Movie Review: To Rome With Love
Country: United States
Release Date: June 23, 2012
Distributor: Sony Pictures Classics
· Woody Allen
· Judy Davis, Woody Allen, Penelope Cruz, Roberto Benigni, Ellen Page, Jesse Eisenberg
by Lindsay Brand
Published: June 25, 2012
Coming off the box office success of “Midnight in Paris”, Woody Allen offers another film set in an exotic locale. At the beginning of the film, a traffic cop tells movie viewers he is going to show them some of the real stories of Rome. What follows is a splattering of various storylines without any relating themes or intersecting stories besides the fact that they are all set in Rome.
Hayley, an American visiting Rome, meets Michelangelo when she gets lost touring. Of course they fall madly in love and decide to get married. Hayley’s parents fly in from America to meet their future in-laws who own a funeral home business. Hayley’s father (Woody Allen) is a retired music promoter; her mother (Judy Davis) is a psychologist. Like most of his films, Allen plays the neurotic husband with a cynical but loving wife at his side. Unlike his other films, their characters fall flat. Instead of chuckling at the culture clash between the diverse families, I felt that these character lacked heart. At times it felt like Woody Allen was doing a poor impression of his former characters. The only saving grace was the bit about the opera-singing mortician, but Allen pushed it too far and it lost its novelty.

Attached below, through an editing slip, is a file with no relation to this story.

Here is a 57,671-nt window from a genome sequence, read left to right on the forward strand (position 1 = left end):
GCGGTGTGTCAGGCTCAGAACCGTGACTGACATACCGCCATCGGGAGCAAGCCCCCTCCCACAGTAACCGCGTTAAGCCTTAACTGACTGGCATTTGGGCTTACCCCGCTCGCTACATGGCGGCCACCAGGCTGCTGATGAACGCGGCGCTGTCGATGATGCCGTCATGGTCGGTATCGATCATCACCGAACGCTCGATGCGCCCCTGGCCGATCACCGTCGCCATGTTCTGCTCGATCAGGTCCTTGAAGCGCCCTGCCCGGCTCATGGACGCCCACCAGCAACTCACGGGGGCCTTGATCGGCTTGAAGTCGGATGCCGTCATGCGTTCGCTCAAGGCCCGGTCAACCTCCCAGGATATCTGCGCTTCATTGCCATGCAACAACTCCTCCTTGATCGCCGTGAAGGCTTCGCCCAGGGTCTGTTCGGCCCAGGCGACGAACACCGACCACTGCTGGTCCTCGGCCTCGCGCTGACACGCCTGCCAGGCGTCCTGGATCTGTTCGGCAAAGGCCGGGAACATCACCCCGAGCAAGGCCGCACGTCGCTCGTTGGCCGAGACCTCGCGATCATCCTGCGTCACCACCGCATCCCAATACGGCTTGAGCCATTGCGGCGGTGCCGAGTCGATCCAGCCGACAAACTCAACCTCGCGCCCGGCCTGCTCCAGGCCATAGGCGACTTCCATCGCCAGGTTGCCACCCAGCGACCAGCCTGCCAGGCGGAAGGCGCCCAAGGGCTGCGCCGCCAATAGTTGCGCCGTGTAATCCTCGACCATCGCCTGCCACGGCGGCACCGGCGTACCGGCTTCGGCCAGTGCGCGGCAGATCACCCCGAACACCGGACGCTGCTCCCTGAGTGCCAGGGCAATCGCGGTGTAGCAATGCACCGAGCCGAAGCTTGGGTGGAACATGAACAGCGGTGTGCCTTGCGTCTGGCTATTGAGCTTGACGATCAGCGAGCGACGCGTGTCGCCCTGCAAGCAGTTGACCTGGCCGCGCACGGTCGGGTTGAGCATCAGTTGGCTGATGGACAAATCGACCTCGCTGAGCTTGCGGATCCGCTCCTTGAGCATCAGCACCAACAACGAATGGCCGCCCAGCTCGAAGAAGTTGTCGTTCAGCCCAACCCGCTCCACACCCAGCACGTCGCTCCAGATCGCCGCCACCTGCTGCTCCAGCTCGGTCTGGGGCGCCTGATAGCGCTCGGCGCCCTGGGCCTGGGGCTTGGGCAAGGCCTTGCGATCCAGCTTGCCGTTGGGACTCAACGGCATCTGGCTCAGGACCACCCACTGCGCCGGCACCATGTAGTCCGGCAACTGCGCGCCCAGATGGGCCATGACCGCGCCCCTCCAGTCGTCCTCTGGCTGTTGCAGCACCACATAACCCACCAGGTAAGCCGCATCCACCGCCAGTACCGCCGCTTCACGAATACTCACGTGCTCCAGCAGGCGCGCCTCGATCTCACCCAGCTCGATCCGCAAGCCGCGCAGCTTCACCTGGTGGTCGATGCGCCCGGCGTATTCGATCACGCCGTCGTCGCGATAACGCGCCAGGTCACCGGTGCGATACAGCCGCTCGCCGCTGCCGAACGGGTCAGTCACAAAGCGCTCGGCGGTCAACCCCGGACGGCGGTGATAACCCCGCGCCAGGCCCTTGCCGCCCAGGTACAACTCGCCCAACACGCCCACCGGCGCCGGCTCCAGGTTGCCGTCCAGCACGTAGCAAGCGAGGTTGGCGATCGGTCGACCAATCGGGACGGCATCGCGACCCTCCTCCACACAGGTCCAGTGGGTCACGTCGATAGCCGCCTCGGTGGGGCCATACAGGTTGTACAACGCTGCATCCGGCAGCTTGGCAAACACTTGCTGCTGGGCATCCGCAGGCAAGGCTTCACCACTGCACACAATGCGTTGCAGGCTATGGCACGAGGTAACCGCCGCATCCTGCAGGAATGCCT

Another storyline follows a young architect peaceably living with his girlfriend while they study abroad. Then a young actress, played by Ellen Page, sashays into their life. She is a flighty person who has come to live with them for a while after another bad relationship since she is best-friends with his girlfriend. I assume you can see where this leads. Alec Baldwin’s character (who I haven’t decided if it is a ghost, conscience or an overlooked stranger) follows the young architect around trying to convince him not to fall in love with the actress.
Another story follows a young honeymooning couple that has come to Paris to meet his family. They must impress the family before he can get the job that will make them rich. A screwball comedy type of situation begins after the young wife gets lost on her way to the hair salon and a prostitute (Penelope Cruz) comes to the wrong room. Of all the stories, I found this one had the most heart. And chemistry.
Finally, the only other story followed an insignificant Roman citizen. Roberto Benigni is nobody until one day the media decides he is famous for merely being famous. His character suffers the injustices and privileges of fame; it is amusing, but becomes a bit heavy-handed and forced by the end.
Usually, I’m a huge fan of Woody Allen’s humor and scripts. I enjoy the fantastic elements he inserts in his films and accept them as magical realism. Unfortunately, the fantastic elements in this film were not governed by any laws and did not allow suspension of belief. A lot of the humor fell short of what we’ve come to expect from Allen. Ultimately, the lack of heart and cardboard acting disappointed me. Unless you’re a huge Woody Allen fan, I’d advise you to wait to rent this one.